Financial Markets For The Rest Of Us|
An Easy Guide To Money, Bonds, Futures, Stocks, Options, And Mutual Funds
Jones futures are the best stock market indicators we have. Unless you have more confidence in your tarot cards.
The Bond Effect
Here I go again. First I re-opened the subject of futures. Now I am moving over to bonds which was also covered in a previous chapter. By now I am sure you are aware of the fact that in the world of finance and money, no market can operate independently from another. All of the various markets somehow relate to each other.After all, money is the oil that lubes their engines and as it moves out of one market, it is probably flowing into another one. And one cannot talk about stocks without considering bonds. Previously I discussed that bonds are debt notes created by many institutions (including the US government). They are used by the issuers to borrow money from the buyers, with a promise to pay it back with a stipulated interest. We also learned about the all important benchmark bond, the 30-year Treasury bond (a.k.a. long bond). When you tune in to your favorite financial program in the morning, you will notice that among the market open indicators (e.g., S&P futures), the long bond is also mentioned. Why? And what is the relationship between the stock market and the bond market?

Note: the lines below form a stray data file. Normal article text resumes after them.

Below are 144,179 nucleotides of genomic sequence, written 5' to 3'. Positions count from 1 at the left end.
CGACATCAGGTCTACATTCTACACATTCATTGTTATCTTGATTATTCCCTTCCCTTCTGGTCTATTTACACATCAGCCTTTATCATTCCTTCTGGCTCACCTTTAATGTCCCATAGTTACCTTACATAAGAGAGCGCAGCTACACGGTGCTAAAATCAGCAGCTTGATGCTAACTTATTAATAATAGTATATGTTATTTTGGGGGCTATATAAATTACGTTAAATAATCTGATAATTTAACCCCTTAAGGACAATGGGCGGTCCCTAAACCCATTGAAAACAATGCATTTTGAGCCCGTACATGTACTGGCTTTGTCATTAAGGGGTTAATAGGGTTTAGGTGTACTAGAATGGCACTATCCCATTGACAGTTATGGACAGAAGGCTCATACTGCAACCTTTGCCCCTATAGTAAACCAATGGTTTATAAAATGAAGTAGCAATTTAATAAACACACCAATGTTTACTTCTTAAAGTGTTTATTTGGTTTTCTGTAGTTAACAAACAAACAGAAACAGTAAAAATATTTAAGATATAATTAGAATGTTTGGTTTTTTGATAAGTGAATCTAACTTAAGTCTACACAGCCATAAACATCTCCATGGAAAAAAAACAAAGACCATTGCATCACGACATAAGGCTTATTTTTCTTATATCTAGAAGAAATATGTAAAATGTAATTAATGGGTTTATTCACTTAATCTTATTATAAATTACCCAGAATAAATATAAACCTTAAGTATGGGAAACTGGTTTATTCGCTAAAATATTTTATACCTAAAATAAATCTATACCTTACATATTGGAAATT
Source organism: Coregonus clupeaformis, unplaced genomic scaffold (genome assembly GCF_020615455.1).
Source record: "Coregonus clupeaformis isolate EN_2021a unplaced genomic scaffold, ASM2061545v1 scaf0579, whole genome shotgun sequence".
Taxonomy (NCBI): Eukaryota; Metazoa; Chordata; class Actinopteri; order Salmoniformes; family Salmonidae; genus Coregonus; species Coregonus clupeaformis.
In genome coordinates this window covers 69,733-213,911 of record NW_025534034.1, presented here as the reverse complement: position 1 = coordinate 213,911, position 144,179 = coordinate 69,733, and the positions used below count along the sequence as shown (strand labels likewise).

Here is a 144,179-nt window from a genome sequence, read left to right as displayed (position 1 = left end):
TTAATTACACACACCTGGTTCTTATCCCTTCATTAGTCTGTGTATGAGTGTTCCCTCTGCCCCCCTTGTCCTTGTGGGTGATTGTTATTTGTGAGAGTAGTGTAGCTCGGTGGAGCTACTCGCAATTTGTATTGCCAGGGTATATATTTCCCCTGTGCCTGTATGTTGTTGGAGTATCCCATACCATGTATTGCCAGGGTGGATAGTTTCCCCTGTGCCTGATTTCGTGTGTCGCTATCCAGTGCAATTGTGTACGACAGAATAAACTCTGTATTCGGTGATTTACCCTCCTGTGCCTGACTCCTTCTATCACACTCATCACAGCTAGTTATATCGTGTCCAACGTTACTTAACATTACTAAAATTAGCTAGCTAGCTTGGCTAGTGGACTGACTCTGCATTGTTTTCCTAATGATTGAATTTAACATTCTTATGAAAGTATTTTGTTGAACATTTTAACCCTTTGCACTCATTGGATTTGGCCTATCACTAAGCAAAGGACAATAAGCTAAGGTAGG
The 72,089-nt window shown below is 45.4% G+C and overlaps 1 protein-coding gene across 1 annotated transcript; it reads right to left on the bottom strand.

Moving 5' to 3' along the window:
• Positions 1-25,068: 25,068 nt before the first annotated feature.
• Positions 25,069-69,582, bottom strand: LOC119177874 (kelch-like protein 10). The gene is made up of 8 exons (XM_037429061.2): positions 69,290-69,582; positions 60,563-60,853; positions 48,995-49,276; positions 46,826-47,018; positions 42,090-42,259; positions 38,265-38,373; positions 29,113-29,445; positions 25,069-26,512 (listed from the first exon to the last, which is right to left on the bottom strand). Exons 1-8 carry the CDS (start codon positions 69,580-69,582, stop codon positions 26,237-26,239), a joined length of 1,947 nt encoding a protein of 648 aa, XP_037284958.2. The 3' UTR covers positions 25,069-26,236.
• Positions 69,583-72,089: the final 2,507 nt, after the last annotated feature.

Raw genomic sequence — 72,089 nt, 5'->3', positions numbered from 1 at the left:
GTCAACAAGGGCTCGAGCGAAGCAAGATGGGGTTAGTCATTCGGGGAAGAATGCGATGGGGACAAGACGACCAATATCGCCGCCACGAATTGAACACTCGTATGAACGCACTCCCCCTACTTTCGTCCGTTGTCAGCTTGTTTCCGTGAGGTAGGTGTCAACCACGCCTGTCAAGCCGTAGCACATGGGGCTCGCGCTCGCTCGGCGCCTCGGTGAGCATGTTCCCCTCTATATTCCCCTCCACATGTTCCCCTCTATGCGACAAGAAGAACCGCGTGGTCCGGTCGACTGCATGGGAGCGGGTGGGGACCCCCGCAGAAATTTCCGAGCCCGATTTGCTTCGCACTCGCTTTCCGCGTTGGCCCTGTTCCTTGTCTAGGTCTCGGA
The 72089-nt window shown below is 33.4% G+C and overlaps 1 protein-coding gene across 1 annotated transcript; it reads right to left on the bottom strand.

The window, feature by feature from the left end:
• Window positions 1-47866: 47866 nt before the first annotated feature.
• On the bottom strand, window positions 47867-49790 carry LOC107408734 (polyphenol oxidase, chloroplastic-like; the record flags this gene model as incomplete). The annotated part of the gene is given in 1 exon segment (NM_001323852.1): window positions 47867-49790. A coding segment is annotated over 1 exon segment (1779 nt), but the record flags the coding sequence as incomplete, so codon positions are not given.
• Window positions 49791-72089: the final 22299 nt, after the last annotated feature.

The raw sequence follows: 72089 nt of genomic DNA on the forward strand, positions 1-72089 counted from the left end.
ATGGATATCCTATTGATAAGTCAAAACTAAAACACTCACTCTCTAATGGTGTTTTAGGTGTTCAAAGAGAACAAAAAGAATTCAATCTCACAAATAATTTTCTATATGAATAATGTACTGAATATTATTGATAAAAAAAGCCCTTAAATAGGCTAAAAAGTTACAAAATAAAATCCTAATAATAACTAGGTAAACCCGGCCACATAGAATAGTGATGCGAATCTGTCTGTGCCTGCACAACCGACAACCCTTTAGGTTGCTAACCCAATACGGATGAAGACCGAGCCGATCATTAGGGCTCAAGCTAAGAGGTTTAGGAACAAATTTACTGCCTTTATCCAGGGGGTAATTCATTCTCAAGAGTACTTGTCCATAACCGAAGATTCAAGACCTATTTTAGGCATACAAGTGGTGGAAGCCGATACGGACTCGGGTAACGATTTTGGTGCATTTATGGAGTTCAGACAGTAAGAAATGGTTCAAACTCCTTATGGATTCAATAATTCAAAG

Rather than throwing you for a loop, I'll try to give you a simplified version of this relationship. Certainly there is a lot of theoretical and complex material on this subject. We'll just take the easy road here, as that is the goal of this book. Just to be clear, here I (as do many others) use the benchmark long bond as the representative for the bond market. (Again, the 10-year note has also become a significant benchmark in its own right.)
Investors and traders as a general rule are a nervous bunch. They do take risks, but at the end of day they want to make sure that their money …
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